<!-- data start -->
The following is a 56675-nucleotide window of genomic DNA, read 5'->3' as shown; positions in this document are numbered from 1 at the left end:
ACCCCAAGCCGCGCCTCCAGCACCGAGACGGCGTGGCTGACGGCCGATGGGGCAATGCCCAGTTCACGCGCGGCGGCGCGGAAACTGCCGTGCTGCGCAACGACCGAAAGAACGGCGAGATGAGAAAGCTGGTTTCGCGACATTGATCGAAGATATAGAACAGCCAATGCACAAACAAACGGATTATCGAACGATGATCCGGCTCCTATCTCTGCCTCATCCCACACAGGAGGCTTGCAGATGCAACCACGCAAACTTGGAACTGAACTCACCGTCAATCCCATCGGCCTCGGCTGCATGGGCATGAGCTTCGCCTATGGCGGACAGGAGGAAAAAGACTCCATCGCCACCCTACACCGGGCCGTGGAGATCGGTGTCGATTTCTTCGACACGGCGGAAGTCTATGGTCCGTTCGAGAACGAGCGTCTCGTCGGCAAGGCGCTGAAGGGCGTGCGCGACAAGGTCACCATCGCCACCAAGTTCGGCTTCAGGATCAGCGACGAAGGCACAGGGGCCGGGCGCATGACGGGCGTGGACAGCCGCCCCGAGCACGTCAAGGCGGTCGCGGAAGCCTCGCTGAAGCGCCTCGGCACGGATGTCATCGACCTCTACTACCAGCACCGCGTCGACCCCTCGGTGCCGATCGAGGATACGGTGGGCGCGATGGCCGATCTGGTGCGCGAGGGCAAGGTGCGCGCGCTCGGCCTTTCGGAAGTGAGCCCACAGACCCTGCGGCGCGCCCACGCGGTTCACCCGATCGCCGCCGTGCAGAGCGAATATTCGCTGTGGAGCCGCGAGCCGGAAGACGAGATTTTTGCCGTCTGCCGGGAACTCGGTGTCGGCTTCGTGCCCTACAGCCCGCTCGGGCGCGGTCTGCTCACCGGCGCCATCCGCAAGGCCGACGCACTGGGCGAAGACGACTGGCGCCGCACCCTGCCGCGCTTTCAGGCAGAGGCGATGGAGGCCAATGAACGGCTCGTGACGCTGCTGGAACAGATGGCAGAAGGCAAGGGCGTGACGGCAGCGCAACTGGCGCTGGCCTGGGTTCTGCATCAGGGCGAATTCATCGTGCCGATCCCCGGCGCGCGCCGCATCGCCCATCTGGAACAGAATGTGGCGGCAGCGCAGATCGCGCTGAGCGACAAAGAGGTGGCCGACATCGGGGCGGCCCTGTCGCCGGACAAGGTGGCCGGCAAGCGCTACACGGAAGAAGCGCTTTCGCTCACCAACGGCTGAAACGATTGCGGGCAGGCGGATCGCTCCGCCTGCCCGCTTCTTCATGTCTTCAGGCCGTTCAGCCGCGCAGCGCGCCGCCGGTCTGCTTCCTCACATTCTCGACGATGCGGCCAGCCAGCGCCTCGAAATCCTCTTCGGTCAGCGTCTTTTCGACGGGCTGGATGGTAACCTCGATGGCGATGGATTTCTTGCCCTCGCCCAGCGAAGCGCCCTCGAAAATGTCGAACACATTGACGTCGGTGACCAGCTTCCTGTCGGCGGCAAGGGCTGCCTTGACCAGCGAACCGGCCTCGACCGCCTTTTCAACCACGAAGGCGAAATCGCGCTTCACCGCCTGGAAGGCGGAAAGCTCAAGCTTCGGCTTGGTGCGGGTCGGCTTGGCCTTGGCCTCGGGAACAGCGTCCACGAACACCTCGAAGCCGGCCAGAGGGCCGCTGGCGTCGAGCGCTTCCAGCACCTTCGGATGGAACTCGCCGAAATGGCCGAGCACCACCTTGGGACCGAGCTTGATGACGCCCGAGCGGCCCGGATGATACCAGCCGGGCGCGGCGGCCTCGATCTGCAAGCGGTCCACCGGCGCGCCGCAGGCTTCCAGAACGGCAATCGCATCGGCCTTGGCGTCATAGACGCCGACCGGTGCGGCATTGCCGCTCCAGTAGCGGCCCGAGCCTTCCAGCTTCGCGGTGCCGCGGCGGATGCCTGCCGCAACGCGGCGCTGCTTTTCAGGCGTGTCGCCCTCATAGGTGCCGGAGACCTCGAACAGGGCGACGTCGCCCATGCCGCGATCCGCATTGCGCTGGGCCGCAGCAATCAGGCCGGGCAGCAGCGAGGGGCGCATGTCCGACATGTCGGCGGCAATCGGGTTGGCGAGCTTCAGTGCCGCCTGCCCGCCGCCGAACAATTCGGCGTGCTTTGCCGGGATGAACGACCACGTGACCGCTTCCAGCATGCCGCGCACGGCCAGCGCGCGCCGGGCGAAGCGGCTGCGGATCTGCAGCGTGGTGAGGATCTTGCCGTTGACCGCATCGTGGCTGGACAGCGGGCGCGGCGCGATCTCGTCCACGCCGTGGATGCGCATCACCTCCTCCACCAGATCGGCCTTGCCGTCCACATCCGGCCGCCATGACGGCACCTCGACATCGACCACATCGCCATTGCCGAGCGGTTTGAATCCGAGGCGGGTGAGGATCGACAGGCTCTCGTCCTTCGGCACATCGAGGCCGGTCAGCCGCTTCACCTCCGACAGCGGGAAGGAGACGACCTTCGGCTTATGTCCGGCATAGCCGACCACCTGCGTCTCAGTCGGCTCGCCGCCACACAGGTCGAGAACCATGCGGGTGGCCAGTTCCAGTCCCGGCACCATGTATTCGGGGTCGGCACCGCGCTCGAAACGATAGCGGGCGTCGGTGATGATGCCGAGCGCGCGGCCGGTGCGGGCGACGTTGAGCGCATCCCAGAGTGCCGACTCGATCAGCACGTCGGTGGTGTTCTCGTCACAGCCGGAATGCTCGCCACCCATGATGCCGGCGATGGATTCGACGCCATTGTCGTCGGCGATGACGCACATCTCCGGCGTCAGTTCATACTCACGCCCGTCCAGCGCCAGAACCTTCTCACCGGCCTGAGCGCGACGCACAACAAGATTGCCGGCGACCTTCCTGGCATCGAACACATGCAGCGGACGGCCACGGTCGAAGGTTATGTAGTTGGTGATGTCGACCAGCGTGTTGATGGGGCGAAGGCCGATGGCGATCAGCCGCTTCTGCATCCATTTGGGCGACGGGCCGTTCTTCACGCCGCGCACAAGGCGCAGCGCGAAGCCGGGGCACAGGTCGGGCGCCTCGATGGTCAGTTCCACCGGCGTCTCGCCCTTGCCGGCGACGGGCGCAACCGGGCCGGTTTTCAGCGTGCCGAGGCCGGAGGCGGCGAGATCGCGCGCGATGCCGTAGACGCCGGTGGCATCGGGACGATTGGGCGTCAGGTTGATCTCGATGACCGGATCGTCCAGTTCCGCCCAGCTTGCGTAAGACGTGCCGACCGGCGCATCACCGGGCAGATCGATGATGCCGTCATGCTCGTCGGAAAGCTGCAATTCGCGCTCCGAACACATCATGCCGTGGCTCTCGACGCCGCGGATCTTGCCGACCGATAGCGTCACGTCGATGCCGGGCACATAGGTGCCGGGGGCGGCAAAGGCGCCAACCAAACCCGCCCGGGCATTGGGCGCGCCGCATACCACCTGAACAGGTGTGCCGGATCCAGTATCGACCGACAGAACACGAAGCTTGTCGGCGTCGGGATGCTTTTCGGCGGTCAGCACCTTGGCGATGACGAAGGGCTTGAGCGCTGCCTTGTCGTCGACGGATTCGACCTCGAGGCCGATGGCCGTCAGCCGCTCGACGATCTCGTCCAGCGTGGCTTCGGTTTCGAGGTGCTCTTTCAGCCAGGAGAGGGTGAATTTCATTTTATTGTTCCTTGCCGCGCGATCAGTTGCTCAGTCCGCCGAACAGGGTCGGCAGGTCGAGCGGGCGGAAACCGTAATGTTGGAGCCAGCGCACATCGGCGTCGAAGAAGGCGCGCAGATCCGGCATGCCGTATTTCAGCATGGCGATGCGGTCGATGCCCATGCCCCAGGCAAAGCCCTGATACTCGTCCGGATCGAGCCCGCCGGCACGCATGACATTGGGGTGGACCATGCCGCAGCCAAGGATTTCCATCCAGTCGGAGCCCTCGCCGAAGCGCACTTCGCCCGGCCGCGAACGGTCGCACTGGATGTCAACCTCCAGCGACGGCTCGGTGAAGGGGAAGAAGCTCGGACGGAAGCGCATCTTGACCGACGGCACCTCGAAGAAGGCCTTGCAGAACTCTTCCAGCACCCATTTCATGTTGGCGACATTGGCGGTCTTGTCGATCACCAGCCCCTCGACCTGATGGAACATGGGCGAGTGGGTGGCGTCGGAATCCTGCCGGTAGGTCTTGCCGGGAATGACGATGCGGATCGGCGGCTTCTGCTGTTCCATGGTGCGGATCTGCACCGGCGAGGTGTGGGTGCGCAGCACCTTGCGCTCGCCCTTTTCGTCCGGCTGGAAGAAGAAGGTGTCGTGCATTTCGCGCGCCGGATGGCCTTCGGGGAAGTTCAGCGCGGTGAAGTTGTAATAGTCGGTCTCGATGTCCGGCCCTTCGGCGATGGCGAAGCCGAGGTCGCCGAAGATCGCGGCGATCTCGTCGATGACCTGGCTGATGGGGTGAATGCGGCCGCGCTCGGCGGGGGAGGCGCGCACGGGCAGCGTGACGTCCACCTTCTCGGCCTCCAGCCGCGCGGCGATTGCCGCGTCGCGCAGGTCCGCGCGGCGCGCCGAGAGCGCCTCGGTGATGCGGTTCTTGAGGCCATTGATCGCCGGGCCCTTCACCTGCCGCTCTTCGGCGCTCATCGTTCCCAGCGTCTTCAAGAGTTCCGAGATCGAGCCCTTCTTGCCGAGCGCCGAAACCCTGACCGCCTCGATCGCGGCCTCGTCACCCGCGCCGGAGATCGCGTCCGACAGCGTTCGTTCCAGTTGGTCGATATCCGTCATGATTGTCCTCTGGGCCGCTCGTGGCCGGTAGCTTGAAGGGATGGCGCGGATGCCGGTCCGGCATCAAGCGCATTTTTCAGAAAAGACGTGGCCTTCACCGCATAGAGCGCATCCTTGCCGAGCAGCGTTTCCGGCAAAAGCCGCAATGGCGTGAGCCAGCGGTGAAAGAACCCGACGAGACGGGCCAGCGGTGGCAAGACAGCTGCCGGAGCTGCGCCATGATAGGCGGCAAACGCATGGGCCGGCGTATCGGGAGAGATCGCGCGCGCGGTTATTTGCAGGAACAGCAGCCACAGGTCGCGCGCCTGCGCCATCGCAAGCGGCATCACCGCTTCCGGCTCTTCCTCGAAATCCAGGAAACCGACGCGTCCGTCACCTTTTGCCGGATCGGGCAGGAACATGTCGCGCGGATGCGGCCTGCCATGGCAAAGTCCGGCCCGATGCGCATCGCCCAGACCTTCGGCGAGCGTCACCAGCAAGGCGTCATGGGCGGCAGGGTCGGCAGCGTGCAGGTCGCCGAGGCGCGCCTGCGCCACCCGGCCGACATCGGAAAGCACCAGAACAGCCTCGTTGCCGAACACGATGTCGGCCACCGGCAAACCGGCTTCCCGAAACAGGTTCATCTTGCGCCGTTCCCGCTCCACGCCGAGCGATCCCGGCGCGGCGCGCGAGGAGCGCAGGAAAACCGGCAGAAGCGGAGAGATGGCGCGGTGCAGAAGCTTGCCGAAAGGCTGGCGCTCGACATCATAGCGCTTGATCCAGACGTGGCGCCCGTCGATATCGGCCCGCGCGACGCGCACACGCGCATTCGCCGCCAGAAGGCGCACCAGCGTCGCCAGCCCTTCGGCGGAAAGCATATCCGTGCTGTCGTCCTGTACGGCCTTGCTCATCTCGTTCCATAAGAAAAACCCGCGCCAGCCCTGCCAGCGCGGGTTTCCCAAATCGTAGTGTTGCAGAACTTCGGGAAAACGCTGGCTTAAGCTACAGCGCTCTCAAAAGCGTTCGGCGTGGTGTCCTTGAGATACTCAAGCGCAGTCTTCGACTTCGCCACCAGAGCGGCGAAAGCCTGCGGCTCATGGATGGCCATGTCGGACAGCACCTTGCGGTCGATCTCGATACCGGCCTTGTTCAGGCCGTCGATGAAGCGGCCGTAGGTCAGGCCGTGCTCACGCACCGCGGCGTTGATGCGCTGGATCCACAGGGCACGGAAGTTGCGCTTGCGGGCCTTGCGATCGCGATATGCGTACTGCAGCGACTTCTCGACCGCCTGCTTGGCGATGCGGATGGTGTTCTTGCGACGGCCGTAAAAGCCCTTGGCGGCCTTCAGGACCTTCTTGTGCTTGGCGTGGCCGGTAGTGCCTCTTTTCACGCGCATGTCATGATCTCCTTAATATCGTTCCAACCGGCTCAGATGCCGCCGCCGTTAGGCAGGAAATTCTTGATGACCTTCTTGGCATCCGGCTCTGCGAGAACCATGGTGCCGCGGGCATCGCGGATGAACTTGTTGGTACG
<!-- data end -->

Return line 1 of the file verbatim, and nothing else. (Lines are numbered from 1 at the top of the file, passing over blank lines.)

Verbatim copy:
The following is a 56675-nucleotide window of genomic DNA, read 5'->3' as shown; positions in this document are numbered from 1 at the left end: